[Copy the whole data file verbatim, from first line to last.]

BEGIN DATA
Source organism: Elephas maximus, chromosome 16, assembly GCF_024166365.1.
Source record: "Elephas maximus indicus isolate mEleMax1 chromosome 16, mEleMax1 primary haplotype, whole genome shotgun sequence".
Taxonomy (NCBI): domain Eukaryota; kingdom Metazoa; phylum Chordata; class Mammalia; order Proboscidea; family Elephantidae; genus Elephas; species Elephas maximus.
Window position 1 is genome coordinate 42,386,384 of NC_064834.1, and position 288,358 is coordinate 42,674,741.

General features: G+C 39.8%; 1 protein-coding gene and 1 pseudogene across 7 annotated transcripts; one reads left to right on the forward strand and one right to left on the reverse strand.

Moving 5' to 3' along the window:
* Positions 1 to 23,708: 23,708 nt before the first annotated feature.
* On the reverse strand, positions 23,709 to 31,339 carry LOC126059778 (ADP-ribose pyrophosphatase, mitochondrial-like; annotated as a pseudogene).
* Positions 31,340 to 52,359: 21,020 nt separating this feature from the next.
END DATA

Source organism: Elephas maximus, chromosome 16, assembly GCF_024166365.1.
Source record: "Elephas maximus indicus isolate mEleMax1 chromosome 16, mEleMax1 primary haplotype, whole genome shotgun sequence".
Taxonomy (NCBI): domain Eukaryota; kingdom Metazoa; phylum Chordata; class Mammalia; order Proboscidea; family Elephantidae; genus Elephas; species Elephas maximus.
Window position 1 is genome coordinate 42,386,384 of NC_064834.1, and position 288,358 is coordinate 42,674,741.

General features: G+C 39.8%; 1 protein-coding gene and 1 pseudogene across 7 annotated transcripts; one reads left to right on the forward strand and one right to left on the reverse strand.

Moving 5' to 3' along the window:
* Positions 1 to 23,708: 23,708 nt before the first annotated feature.
* On the reverse strand, positions 23,709 to 31,339 carry LOC126059778 (ADP-ribose pyrophosphatase, mitochondrial-like; annotated as a pseudogene).
* Positions 31,340 to 52,359: 21,020 nt separating this feature from the next.